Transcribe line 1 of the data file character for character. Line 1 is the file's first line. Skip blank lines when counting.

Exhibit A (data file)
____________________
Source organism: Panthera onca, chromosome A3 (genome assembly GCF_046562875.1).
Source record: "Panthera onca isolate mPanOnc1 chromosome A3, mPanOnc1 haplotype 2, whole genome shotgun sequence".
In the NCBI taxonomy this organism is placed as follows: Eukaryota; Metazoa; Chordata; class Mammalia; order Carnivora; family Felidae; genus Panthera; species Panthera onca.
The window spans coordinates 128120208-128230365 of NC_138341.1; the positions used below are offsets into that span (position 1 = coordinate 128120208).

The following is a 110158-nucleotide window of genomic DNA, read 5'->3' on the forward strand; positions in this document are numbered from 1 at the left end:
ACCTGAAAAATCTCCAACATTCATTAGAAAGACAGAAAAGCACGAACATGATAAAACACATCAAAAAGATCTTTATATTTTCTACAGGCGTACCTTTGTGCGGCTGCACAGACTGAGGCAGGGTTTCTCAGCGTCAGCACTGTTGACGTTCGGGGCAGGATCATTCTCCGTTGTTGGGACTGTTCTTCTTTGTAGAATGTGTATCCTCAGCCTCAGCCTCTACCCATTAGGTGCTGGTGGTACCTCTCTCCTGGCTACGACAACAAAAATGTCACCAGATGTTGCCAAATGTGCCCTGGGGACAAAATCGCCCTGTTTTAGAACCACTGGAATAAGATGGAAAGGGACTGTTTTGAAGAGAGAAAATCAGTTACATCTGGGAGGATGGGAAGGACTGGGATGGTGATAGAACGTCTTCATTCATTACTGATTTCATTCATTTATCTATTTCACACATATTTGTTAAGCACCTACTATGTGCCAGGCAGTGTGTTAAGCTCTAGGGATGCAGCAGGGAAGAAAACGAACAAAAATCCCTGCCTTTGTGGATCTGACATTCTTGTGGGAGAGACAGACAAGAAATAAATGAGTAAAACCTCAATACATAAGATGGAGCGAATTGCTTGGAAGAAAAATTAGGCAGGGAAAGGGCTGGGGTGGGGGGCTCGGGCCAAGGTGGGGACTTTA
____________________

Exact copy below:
Source organism: Panthera onca, chromosome A3 (genome assembly GCF_046562875.1).